Europe, the UK
European buying remains slow
Trade contacts report continuing low levels of tropical
hardwood forward buying in the EU at the end of the third
quarter of 2009.
Earlier predictions of significant price rises in the face of
widespread shortages after a long period of slow buying
have yet to be realised. CIF Europe price trends for
tropical hardwood logs and sawn lumber seem now to be
trending upwards, but at present this seems more due to
increases in freight rate and exchange rate fluctuations
than to any sharp shift in the balance of supply and
There is some evidence of gaps opening up in stocks of
certain special assortments, but generally there still seems
to be enough material in stock in Europe to satisfy current
low levels of consumption.
There continues to be a lot of cross-trading between
European companies to fill gaps in stocks as they arise,
with little interest in speculative forward purchases. This
applies both to products destined for the joinery sector and
for the garden decking sector.
The 2009 season for decking products in Europe is now
over and considerable uncertainty over prospects for the
2010 season has led to reluctance on the part of importers
to import so as to rebuild stocks.
Against this background, tropical hardwood shippers
continue to maintain very low levels of production so that
lead times on forward orders remain extended for many
products. Lead times of over 4 months can be expected for
orders of African sawn lumber.
Imports of tropical hardwood from Brazil are, these days,
also subject to very significant delays. As is typical, Asian
hardwoods are generally more readily available for prompt
shipment ĘC although production in this region is also
reported to be very low.
Construction outlook in the US and EU
One piece of good news relating to the US wood market
emerged early on in the UNECE Timber Committee
Market Discussions held in Geneva in mid October. Dr
Eric Hansen of Oregon State University, quoting data
provided by APA (the American panel products
association) suggested that US housing starts, which fell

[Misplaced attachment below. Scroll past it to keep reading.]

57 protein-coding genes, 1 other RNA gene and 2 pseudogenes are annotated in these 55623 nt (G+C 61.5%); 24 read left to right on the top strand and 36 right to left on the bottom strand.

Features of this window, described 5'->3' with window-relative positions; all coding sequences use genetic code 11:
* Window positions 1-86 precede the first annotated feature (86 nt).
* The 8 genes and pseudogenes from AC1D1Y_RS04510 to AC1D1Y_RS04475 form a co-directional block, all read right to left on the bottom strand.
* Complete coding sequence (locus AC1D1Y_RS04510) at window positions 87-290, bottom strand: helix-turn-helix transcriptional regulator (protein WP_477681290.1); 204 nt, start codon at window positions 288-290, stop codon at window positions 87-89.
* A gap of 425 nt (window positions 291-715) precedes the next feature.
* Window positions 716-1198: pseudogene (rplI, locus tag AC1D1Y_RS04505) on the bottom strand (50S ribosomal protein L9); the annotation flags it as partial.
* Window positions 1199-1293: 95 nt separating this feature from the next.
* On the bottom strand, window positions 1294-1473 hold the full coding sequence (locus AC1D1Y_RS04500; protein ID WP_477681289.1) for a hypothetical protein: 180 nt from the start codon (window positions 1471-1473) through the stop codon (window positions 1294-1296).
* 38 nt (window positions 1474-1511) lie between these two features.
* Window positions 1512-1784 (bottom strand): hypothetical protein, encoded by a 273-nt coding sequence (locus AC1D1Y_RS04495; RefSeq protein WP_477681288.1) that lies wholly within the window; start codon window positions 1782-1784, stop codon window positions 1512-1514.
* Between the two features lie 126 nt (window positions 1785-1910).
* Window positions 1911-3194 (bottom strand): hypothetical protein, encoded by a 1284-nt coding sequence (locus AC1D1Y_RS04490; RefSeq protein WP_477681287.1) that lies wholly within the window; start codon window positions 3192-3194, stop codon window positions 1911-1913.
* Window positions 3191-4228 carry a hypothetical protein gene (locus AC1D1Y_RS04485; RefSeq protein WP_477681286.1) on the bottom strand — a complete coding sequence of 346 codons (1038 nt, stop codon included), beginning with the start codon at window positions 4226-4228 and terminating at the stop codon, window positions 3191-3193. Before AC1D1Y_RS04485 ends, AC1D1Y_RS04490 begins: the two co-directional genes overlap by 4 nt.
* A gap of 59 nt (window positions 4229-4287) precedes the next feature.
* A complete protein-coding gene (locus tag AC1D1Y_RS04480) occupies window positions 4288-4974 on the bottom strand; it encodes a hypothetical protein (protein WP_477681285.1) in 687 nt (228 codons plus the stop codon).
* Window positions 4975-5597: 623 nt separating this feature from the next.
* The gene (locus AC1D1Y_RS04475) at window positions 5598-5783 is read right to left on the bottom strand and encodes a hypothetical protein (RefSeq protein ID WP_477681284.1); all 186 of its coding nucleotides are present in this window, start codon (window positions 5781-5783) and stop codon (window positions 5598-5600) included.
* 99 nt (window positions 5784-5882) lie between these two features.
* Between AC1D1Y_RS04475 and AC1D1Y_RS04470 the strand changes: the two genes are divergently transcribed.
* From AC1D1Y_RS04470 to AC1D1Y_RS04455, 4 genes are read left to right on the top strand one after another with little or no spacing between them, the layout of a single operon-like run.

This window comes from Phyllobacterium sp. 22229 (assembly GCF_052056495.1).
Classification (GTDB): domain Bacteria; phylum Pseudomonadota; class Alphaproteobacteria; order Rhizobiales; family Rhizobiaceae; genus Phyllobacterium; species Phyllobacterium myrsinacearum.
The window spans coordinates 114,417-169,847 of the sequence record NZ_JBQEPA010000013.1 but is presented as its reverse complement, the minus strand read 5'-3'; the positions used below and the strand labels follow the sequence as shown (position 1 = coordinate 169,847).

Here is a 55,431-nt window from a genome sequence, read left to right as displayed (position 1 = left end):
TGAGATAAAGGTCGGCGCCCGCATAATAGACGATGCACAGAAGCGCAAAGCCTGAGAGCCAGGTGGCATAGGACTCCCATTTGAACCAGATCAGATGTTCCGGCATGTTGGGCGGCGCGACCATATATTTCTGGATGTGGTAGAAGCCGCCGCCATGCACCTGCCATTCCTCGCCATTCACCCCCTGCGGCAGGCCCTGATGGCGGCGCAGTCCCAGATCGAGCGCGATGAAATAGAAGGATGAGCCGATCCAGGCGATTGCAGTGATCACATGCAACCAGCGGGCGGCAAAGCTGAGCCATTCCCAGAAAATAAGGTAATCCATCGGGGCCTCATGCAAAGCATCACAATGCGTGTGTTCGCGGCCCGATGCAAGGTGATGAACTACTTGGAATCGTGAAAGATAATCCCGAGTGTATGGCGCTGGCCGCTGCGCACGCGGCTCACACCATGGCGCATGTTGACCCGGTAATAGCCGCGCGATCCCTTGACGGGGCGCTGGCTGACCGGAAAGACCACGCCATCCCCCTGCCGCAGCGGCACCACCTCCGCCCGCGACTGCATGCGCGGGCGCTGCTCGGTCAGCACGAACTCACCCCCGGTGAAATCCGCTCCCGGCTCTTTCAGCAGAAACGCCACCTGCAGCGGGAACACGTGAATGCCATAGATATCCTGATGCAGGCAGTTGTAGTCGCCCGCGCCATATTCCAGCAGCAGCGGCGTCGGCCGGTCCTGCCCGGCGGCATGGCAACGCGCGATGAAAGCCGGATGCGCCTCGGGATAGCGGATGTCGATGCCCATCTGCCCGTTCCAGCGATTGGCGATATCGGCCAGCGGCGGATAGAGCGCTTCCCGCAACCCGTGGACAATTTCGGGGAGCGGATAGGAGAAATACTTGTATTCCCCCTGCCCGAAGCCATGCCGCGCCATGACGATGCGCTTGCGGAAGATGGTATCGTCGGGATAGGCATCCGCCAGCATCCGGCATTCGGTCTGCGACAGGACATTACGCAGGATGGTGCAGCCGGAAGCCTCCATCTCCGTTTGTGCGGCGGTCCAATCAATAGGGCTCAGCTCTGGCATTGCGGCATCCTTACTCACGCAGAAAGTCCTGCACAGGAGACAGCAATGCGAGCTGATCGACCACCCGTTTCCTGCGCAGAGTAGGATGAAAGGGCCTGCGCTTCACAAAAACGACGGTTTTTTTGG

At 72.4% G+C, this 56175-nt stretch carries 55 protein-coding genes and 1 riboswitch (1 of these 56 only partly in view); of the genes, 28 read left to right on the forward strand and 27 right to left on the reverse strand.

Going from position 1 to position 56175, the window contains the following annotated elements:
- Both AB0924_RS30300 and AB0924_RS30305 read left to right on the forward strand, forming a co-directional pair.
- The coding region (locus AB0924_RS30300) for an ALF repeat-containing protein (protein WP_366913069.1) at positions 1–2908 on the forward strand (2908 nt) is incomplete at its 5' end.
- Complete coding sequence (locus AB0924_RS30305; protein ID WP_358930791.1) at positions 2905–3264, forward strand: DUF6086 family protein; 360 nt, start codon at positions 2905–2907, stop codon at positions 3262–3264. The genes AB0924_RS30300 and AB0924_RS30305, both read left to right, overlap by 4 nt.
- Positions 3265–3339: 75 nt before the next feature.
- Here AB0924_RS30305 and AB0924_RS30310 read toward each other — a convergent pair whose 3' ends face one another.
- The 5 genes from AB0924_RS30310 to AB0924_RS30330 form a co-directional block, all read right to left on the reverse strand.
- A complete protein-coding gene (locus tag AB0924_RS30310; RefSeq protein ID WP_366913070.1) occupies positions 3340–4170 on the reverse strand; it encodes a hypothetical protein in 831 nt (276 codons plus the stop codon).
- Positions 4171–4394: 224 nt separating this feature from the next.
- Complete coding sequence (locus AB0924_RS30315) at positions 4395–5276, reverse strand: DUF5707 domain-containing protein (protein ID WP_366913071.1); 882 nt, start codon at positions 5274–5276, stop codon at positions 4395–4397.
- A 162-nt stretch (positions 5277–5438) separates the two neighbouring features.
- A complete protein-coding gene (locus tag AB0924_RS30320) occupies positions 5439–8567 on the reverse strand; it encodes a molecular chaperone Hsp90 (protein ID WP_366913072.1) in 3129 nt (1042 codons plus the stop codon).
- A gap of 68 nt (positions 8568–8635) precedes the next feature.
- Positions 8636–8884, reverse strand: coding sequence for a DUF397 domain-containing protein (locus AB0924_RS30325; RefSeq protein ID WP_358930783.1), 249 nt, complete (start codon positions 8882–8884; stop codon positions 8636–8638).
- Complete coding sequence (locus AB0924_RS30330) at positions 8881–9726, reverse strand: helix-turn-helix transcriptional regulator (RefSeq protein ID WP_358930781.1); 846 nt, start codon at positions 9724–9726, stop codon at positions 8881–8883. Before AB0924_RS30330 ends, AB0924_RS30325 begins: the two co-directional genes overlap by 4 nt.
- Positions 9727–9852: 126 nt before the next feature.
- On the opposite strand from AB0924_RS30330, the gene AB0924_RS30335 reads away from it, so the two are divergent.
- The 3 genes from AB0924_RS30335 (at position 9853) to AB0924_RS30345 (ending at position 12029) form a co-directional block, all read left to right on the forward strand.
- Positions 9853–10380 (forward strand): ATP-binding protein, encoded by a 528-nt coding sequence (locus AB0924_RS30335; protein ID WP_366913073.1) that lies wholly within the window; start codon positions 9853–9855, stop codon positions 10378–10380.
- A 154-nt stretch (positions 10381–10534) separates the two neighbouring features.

from over 900,000 in 2008 to a forecast 560,000 in 2009,
are expected to rebound strongly to again reach close to 1
million by 2011.
However Hansení»s comments did not reflect so well on
the EU where, he said, í░the housing bubble has been far
greater [than in the U.S.]í▒.
This gloomy conclusion with respect to European
construction activity accords with the conclusions of the
Euroconstruct conference held over the summer in the EU.
This conference suggested that construction output across
the 19 countries in the Euroconstruct network is projected
to fall by 7.5% this year following a 3.1% decline in 2008.
EU construction sector output is projected to fall by a
further 1% in 2010. After three years of decline, a very
slight recovery is only expected in 2011. The worst
performers over the next two years (2009-2010) are
expected to be Ireland, where the industry is projected to
shrink in size by 51%, Spain (-25%), Finland (-21%) and
Only Switzerland (+2.3%), Germany (+1.1%) and Sweden
(+0.5%) are expected to record growth over this period.
Euroconstruct forecasts for the market as a whole were
revised downwards in the summer compared with the
forecasts made last December due to the worsening global
economic environment and continuing uncertainty
regarding the approaches being taken by banks and
governments to deal with improperly functioning credit
Regulations to remove illegal wood from trade